So I’ve been watching Ano Natsu de Matteru this season and it’s been surprisingly good – considering it’s all teenage romance and drama. The story development has been pretty… slow, and the characters are of an okay calibre. I’m sure some people love this show like I love Chihayafuru, but I don’t really get it.
But I do admit it’s still good.
One of the best things this show has going for it is its multi-faceted “love triangle” – or perhaps we should call it a “love pentagon” – not because it’s particularly clever (it’s basically one girl likes one guy who likes another girl who likes another guy who likes another girl), but because it’s fairly realistic both in the way it’s set up and, more importantly, how it’s all played out.
(Before you hit the jump, be warned that I’m not explaining anything in this article; it’s not so much a review as it is a literary observation. If you need a brief of the romantic situation, see this article Sorrow-kun wrote; it’s super informative.)
Episode Nine was a really good example of this. Starting with the scene where Kanna confronts Ichika, Ano Natsu reached a point where it wasn’t just a show with characters to watch, it was a show with characters to relate to and empathize with. Up to this point, it was obvious that Kaito and Ichika would end up together; it was just a matter of time, but how Kanna would handle it was a big wonder. Her upfront and raw outburst came as a surprise to me, and you couldn’t ignore the pain she was feeling, how much it hurt to say those words. It wasn’t even an act of, “I’ll help Kai out because if he’s happy, then I’ll be happy,” it was, “YOU ARE AN IDIOT! NOW STOP BEING AN IDIOT!”
Another nod to the creators and animators is in the realism and authenticity of Kanna’s body language during this scene: the way she refuses to make eye contact with Ichika, how she clasps her hands together against her chest when she yells, how her emotions aren’t just in her words and her voice, but in her entire body. You can see her anger and frustration when she shouts at Ichika, and it really makes you feel for her. Kanna is the underdog here. She spent years being in love with Kaito, spent hours getting to know him, building a friendship, forging a path that she had hoped would lead to a relationship. And in one fell swoop, Ichika flew in and laid waste to all Kanna had built.
And then we have the man chasing Kanna; the one who’s always there. A while back, I’d written about another love triangle, in Chihayafuru, and how Taichi was Chihaya’s pillar – always there to lean on, to support her – but she would never see him in a romantic way. Tetsuro is Kanna’s pillar, and Kanna will never consider Tetsuro boyfriend material for herself until he either one: makes a move – at the risk of both rejection and losing her as a friend, or two: somehow forces Kanna to realize how important he is to her. Much like Taichi, Tetsuro never discourages Kanna’s feelings for Kaito, but he doesn’t necessarily help it progress either. First of all, it’s not his place, and I think he realizes that. But he does do one thing right and well: he is always there for Kanna. This, he probably sees as his responsibility, not just as someone who loves her, but as her childhood friend; as the person who’s known her the longest, and most probably knows her the best.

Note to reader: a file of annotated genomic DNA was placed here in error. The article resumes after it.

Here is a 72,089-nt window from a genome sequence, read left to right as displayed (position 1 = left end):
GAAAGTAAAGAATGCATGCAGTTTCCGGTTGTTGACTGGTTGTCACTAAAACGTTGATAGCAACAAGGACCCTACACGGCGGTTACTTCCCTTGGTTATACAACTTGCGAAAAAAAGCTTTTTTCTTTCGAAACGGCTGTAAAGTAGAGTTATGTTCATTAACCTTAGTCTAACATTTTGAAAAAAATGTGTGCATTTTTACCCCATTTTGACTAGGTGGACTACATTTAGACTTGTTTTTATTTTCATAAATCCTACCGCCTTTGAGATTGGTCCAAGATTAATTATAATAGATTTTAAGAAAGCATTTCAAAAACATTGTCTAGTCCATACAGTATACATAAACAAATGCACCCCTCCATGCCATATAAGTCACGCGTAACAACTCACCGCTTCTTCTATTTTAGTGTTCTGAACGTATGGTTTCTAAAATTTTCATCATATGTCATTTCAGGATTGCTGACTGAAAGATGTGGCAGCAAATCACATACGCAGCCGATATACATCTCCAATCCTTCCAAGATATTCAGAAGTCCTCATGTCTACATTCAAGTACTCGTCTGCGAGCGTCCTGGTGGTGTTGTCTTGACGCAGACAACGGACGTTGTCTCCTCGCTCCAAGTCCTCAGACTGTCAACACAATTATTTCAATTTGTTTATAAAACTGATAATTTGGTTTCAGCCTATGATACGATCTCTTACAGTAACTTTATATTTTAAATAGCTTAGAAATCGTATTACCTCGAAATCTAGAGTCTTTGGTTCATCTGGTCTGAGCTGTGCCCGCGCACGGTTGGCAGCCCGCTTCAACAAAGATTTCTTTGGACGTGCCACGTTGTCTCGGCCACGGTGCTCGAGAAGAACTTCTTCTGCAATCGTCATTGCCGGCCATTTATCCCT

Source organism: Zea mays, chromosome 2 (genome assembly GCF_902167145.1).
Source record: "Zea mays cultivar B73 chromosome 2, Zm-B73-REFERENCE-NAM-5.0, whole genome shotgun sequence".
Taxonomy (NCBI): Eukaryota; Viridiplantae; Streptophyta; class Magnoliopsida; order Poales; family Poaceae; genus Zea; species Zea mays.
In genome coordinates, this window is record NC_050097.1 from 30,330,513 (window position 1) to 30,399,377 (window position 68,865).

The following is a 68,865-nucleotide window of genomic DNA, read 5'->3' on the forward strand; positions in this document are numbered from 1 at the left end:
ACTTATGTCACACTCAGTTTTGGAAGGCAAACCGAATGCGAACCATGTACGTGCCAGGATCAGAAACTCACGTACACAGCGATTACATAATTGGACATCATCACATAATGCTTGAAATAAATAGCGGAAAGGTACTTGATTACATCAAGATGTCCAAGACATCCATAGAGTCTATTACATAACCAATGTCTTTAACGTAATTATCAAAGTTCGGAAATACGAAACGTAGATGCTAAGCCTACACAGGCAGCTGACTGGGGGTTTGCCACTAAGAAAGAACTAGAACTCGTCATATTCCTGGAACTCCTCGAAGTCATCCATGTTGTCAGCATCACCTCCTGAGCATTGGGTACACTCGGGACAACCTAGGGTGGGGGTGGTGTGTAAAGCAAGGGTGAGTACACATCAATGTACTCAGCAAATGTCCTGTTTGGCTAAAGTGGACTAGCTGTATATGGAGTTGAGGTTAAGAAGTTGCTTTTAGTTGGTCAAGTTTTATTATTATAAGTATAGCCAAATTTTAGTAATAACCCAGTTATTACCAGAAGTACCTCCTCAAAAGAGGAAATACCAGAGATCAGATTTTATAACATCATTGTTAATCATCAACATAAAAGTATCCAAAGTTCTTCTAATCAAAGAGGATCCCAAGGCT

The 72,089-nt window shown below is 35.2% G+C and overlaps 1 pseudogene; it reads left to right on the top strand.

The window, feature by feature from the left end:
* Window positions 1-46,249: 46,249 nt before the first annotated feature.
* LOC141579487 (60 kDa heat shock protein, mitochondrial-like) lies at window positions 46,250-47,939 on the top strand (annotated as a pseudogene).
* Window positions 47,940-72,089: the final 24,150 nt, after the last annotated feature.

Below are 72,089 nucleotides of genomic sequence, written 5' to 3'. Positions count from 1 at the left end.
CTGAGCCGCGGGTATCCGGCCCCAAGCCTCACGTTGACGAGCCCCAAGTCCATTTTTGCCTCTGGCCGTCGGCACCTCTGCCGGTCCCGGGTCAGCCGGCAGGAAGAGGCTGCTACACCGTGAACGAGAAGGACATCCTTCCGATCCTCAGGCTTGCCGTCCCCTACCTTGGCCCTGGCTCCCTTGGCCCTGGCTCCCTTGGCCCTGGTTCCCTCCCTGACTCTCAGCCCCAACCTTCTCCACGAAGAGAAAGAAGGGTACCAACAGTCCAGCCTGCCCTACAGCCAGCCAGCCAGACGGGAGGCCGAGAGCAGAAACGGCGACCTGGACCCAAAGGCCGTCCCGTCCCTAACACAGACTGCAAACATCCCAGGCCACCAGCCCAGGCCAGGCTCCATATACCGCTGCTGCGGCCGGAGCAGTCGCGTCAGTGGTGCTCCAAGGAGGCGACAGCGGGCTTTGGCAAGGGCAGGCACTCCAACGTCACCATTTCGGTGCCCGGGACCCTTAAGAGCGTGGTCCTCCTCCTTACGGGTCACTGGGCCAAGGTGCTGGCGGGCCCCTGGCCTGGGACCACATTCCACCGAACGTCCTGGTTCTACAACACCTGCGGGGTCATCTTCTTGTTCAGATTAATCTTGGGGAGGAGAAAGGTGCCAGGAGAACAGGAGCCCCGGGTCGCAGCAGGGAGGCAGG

Finally we have Mio, the caboose of this love train. Her hidden presence behind the the little wooden shed may have easily been overlooked in the tumultuous aftermath of Kanna’s confrontation and Tetsuro’s “surprise” appearance, but as Mio is probably my favourite character, I put some thought to her actions: she was most likely there for the same reason Tetsuro was there, to support Kanna. She was probably waiting for Kanna when Tetsuro suddenly showed up, and that’s when she hid. In hiding but staying, Mio does two things: she allows Tetsuro to be Kanna’s primary support, and allows Kanna the opportunity to express her grief in her most natural way and in her most raw emotions. But she also supports Kanna by remaining behind; she could have gone home, waited till Kanna called her or showed up at her house, but instead she waited for her and stayed with her – hidden behind the shed – and cried with her.
There’s a lot of strength in Mio’s character that’s subtly shown through the way she deals with all the unrequited love surrounding her – including her own. Like Kanna, she’s in love with a man who’s in love with another woman, but instead of pursuing him, she falls back, allowing him to pursue the woman of his choice. Like Tetsuro and how he supports Kanna’s love for Kaito, Mio also supports Tetsuro’s love for Kanna – and she does so with a smile. Mio is also Kanna’s best friend and spends lots of time on the phone with her, listening to Kanna and talking her through her thoughts and feelings. With her quiet voice and gentle personality, Mio supports those around her, often putting their feelings before her own.
I know the show is primarily about Kaito and Ichika, and I know this was also the pinnacle episode where their feelings for each other come out in the open, and they share that long-awaited-for kiss. But for me, this episode wasn’t about that; it wasn’t about them. For me, it was all about the people around them, and that is what made it great.